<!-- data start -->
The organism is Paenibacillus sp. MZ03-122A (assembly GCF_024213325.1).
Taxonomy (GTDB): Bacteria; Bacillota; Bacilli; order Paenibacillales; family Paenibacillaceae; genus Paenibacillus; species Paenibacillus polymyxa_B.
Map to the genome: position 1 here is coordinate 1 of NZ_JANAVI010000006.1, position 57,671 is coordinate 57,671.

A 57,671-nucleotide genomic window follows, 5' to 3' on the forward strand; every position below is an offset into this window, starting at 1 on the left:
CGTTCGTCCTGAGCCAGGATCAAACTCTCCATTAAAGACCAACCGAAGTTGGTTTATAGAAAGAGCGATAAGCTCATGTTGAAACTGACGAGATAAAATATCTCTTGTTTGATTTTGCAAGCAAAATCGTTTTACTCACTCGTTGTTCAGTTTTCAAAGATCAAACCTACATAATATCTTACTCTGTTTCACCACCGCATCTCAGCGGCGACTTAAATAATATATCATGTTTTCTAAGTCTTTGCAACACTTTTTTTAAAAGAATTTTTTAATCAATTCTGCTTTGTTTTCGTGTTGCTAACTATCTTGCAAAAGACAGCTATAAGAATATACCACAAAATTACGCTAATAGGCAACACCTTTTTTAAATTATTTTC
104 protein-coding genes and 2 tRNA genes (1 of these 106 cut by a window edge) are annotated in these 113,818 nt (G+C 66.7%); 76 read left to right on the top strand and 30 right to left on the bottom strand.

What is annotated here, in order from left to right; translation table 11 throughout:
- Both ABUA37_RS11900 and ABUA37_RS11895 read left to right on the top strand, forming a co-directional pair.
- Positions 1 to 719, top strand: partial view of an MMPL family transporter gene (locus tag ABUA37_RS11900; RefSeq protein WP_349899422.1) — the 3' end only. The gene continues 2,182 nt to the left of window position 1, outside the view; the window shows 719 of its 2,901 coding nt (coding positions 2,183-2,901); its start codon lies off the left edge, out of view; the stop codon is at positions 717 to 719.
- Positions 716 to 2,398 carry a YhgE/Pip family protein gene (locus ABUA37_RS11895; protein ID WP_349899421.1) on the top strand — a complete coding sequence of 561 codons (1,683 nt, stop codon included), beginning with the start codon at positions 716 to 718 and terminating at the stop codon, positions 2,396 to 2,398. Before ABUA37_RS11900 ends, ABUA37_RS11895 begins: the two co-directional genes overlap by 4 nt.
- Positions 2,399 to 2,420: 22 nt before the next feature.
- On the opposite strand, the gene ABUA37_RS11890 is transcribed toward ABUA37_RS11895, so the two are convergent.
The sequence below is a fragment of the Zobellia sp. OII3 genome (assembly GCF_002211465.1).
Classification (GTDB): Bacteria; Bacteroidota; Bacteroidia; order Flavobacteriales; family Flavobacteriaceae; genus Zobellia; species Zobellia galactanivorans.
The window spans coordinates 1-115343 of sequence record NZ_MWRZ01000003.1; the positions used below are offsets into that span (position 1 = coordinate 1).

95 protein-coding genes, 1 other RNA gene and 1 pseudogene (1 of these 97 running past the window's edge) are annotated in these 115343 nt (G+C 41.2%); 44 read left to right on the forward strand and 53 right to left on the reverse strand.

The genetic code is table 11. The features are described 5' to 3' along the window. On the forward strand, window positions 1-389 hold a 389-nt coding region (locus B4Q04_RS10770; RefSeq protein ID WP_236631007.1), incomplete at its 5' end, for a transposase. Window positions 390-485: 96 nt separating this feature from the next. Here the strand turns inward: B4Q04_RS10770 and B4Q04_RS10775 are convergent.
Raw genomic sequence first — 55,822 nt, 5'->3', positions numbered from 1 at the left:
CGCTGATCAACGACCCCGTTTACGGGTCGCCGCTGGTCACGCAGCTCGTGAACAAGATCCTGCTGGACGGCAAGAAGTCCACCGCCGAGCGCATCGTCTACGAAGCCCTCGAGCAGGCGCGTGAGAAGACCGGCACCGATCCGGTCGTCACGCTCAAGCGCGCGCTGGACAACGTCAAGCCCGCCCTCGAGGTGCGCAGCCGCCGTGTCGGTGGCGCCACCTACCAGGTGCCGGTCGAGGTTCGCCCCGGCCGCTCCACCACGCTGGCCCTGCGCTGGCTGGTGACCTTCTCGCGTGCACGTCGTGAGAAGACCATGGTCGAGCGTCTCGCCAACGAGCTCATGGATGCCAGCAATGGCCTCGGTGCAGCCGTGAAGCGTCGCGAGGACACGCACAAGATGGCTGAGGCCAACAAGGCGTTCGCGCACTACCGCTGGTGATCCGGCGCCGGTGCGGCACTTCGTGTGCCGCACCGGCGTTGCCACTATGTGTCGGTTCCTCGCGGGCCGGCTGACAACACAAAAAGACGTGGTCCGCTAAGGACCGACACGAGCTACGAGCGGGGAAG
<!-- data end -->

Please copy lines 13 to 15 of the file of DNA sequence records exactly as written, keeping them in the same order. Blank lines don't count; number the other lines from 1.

The sequence below is a fragment of the Zobellia sp. OII3 genome (assembly GCF_002211465.1).
Classification (GTDB): Bacteria; Bacteroidota; Bacteroidia; order Flavobacteriales; family Flavobacteriaceae; genus Zobellia; species Zobellia galactanivorans.
The window spans coordinates 1-115343 of sequence record NZ_MWRZ01000003.1; the positions used below are offsets into that span (position 1 = coordinate 1).